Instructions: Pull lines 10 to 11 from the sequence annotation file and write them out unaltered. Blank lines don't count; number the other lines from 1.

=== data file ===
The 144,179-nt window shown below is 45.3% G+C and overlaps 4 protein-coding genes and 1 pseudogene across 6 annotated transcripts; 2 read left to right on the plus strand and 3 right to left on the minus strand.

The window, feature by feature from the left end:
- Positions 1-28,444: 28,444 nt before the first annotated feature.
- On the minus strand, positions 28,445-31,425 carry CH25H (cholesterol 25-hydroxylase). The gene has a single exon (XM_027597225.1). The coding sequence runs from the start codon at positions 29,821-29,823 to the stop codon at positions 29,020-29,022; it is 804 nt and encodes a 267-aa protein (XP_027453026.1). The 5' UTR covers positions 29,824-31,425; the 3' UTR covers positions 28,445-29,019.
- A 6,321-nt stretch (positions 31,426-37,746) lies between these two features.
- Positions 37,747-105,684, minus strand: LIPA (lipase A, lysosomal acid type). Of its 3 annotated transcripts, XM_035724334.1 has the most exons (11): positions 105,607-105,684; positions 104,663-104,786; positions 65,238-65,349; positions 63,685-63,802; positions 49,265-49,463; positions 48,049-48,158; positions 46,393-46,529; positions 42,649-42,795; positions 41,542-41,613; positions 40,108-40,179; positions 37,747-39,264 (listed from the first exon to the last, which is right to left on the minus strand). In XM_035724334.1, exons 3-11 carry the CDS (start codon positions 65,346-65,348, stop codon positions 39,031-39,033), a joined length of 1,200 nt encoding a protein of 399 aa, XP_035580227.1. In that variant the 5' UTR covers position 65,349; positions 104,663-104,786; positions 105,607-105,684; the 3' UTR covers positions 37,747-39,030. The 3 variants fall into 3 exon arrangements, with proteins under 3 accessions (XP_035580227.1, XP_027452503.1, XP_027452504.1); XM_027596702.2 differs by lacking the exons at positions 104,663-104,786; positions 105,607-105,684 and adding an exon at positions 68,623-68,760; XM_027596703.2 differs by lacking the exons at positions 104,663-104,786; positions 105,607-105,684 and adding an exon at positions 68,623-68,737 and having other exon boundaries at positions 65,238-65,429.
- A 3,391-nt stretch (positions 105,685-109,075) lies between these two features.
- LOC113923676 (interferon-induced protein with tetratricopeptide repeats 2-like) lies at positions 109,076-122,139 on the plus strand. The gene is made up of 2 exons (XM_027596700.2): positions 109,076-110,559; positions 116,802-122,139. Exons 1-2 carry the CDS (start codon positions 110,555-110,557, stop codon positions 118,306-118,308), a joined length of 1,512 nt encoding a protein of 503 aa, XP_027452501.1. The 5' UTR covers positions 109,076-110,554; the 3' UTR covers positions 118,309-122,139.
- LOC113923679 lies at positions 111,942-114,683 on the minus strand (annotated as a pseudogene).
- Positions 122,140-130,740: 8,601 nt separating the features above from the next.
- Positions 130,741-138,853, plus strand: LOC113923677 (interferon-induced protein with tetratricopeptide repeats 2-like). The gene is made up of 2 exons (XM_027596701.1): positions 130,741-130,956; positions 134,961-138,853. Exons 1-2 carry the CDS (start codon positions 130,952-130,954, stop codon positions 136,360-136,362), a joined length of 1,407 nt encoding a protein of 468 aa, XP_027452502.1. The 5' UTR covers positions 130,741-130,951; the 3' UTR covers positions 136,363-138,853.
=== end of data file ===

- Positions 122,140-130,740: 8,601 nt separating the features above from the next.
- Positions 130,741-138,853, plus strand: LOC113923677 (interferon-induced protein with tetratricopeptide repeats 2-like). The gene is made up of 2 exons (XM_027596701.1): positions 130,741-130,956; positions 134,961-138,853. Exons 1-2 carry the CDS (start codon positions 130,952-130,954, stop codon positions 136,360-136,362), a joined length of 1,407 nt encoding a protein of 468 aa, XP_027452502.1. The 5' UTR covers positions 130,741-130,951; the 3' UTR covers positions 136,363-138,853.